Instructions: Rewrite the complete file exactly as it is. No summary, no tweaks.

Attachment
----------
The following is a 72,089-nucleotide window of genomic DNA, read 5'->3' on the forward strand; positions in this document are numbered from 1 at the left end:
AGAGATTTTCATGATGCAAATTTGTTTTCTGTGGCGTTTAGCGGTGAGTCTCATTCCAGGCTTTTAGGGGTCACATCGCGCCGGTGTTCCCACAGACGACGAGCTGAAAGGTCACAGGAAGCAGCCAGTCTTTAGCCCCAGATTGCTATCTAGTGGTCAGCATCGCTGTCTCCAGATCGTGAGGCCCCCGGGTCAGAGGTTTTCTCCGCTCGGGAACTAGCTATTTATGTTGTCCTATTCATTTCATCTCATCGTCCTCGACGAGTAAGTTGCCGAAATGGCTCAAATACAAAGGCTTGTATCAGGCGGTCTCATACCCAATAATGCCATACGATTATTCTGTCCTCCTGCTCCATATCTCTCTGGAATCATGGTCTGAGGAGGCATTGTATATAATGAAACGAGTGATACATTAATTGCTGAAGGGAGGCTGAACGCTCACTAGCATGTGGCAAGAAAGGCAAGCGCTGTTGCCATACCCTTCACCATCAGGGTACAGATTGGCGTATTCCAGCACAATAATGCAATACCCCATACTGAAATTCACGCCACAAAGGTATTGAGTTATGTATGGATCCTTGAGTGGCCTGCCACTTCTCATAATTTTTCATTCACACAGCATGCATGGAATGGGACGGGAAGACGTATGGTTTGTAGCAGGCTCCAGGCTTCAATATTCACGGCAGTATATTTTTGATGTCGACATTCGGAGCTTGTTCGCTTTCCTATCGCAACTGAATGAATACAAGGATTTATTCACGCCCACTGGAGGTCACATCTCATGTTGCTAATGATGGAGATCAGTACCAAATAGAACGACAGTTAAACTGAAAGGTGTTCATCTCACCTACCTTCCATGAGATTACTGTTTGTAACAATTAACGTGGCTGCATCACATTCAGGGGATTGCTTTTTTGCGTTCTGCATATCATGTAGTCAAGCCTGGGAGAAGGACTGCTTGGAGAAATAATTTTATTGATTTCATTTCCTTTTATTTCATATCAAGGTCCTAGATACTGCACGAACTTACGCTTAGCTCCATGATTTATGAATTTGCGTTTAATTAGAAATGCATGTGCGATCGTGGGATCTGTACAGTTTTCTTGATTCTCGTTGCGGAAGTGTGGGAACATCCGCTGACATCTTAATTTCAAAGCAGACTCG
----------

The following is a 72,089-nucleotide window of genomic DNA, read 5'->3' on the forward strand; positions in this document are numbered from 1 at the left end:
AGAGATTTTCATGATGCAAATTTGTTTTCTGTGGCGTTTAGCGGTGAGTCTCATTCCAGGCTTTTAGGGGTCACATCGCGCCGGTGTTCCCACAGACGACGAGCTGAAAGGTCACAGGAAGCAGCCAGTCTTTAGCCCCAGATTGCTATCTAGTGGTCAGCATCGCTGTCTCCAGATCGTGAGGCCCCCGGGTCAGAGGTTTTCTCCGCTCGGGAACTAGCTATTTATGTTGTCCTATTCATTTCATCTCATCGTCCTCGACGAGTAAGTTGCCGAAATGGCTCAAATACAAAGGCTTGTATCAGGCGGTCTCATACCCAATAATGCCATACGATTATTCTGTCCTCCTGCTCCATATCTCTCTGGAATCATGGTCTGAGGAGGCATTGTATATAATGAAACGAGTGATACATTAATTGCTGAAGGGAGGCTGAACGCTCACTAGCATGTGGCAAGAAAGGCAAGCGCTGTTGCCATACCCTTCACCATCAGGGTACAGATTGGCGTATTCCAGCACAATAATGCAATACCCCATACTGAAATTCACGCCACAAAGGTATTGAGTTATGTATGGATCCTTGAGTGGCCTGCCACTTCTCATAATTTTTCATTCACACAGCATGCATGGAATGGGACGGGAAGACGTATGGTTTGTAGCAGGCTCCAGGCTTCAATATTCACGGCAGTATATTTTTGATGTCGACATTCGGAGCTTGTTCGCTTTCCTATCGCAACTGAATGAATACAAGGATTTATTCACGCCCACTGGAGGTCACATCTCATGTTGCTAATGATGGAGATCAGTACCAAATAGAACGACAGTTAAACTGAAAGGTGTTCATCTCACCTACCTTCCATGAGATTACTGTTTGTAACAATTAACGTGGCTGCATCACATTCAGGGGATTGCTTTTTTGCGTTCTGCATATCATGTAGTCAAGCCTGGGAGAAGGACTGCTTGGAGAAATAATTTTATTGATTTCATTTCCTTTTATTTCATATCAAGGTCCTAGATACTGCACGAACTTACGCTTAGCTCCATGATTTATGAATTTGCGTTTAATTAGAAATGCATGTGCGATCGTGGGATCTGTACAGTTTTCTTGATTCTCGTTGCGGAAGTGTGGGAACATCCGCTGACATCTTAATTTCAAAGCAGACTCG